If Not Ballots, Bullets (originally published in 1898)


If Not Ballots, Bullets (originally published in 1898)
The People
October 1996
Vol. 106 No. 7


Further Instances of the Conspiracy to Disfranchise the Working Class.


(THE PEOPLE, March 13, 1898)

Review of the Primary "Reform" Laws that are Just Now Being Proposed in Several States of the Union -- Also of the New York Proposed Biennial Legislature Constitutional Amendment -- All Underhanded Ways to Pilfer the Ballot out of the Workers' Hands -- Silver Bug South Carolina and Mississippi Have Already Disfranchised the Workers, Now the Gold Bug North is at Work to the Same End.

More than once has attention been called in these columns to the signs that denote a positive and organized attempt on the part of the capitalist class to deprive the working class of the ballot. More signs are coming in.

These fresh signs are the proposed primary "reform" bills that are appearing in New York and other states, and the New York bill for biennial sessions.

These primary bills are so constructed that the secrecy of the ballot, considered to be necessary if the workingman is to have a free expression of political convictions, is to a great extent impaired.

In the first place, only those workingmen who hang on the skirts of capitalist parties can with impunity participate in the proposed primaries. In such primaries no one is to participate who does not openly enter himself in the registration lists as a supporter of the party in whose primaries he wishes to take part. Accordingly, if the workingman wants to participate in a labor party, he must announce so publicly, or that party can have no ticket in the field. It follows from this that the secrecy of the ballot is to all intents and purposes demolished. Unless workers are ready to run the risks, that a secret ballot is intended to protect them against, the workingmen can have no ticket of their own choice to vote for; they are placed to the alternative of not voting at all, or of voting for parties they don't want, there being no others in the field. What is this but disfranchisement?

In the second place, the proposed primary laws fix the hours of enrollment so that they cover to a large extent the time the workingman is at work, and, as primary enrollment days are not holidays, the capitalist class has full swing and the working class is hampered. When a small army is confronted by a large one, it is a strategic move for the small one to put itself in a defile; in that way the numbers of the larger army that are in excess of the smaller are virtually eliminated from the battle; only a force equal to that of the smaller one protected by the defile is able to oppose it. The battle becomes more equal. This is what the provision amounts to that limits the primary registration time to virtually working hours. The workingmen are the overwhelming majority. The capitalist class wishes to reduce the fighting size of this army; its primary provision accomplishes for it what the protection of a defile accomplishes for a small army fighting against a larger one. This may be shrewd tactics, but they should be understood by the workers.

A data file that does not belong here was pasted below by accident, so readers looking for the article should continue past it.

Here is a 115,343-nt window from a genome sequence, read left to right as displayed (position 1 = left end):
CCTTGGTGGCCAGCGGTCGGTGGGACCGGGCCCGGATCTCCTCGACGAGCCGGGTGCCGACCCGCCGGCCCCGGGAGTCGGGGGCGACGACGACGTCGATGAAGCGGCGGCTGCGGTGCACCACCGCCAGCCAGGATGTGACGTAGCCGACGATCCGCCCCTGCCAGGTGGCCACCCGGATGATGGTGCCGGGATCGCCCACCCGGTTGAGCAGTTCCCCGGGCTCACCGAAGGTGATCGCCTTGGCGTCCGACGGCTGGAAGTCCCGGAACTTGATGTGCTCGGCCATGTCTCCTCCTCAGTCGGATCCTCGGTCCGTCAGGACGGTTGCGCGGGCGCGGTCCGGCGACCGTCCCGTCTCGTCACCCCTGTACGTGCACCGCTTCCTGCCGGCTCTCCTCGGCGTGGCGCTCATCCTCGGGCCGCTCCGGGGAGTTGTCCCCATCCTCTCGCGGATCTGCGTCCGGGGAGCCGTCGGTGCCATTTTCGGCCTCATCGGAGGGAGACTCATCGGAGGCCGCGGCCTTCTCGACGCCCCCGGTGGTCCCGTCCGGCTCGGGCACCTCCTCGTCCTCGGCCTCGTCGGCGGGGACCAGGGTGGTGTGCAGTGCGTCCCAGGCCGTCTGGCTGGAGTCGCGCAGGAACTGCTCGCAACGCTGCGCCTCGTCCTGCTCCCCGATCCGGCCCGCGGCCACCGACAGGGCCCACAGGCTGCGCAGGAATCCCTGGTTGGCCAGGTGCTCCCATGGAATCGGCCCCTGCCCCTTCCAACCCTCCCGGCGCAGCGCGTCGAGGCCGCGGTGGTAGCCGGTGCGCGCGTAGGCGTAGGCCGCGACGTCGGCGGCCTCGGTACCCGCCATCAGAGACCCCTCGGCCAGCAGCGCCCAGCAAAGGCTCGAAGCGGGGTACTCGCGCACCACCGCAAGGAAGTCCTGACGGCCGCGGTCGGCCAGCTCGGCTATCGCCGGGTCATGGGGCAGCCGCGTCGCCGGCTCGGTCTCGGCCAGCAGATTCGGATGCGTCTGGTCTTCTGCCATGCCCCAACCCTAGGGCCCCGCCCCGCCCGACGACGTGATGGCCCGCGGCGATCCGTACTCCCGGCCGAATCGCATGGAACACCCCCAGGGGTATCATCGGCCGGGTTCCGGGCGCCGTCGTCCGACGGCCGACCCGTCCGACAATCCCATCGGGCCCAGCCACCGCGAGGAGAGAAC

Finally, there comes the proposed biennial bill of New York. According to it the Legislature is to meet only once every two years, and this will necessitate a change in the election of assemblymen. Now they are elected every year; if the biennial plan goes through, they will be elected only once every two years; which is the same as to say that every other year the workingmen will be disfranchised from voting for assemblymen. The capitalists could not vote either, 'tis true. But there again the defile strategy comes in. As things are going on, the capitalists fear every year to have seats taken away from them. If the battle can be waged at longer intervals, then their small forces would every other year be equal to the larger ones of the workers, in that the latter could not conquer them, not being allowed a chance to fight.

The straightforward disfranchisement of the working class was attempted before, but had to be abandoned. Its openness raised too loud a hue and cry. Since then the campaign to disfranchise has been conducted in the above surreptitious ways, to wit:

The next best thing to no ballot in the workers' hands, is to diminish the opportunities to wield the ballot. Instead of an election every year, elections are to be made few and far between. In pursuit of this conspiracy the terms of offices are being made longer and longer; biennial sessions of the legislatures are coming in; and we may be ready for triennial, quadrennial, etc., legislatures.

Again, if the ballot cannot be boldly taken from the workers, such laws may be passed as will accomplish the same thing by a back door. The primary reforms that are proposed are intended to do that. What is the difference between a disfranchised working class and a working class that nominally has the ballot, but is so hampered that it cannot set up a ticket of its own? None.

Let the working class allow themselves to be fooled and led by the nose much longer by the labor fakirs, and kept from joining the Socialist Labor Party, and they will be confronted with the alternative that confronts their fellow wage slaves in many a European country: either absolute submission and slavery, or physical uprising.

Where the ballot is silenced, the bullet must speak.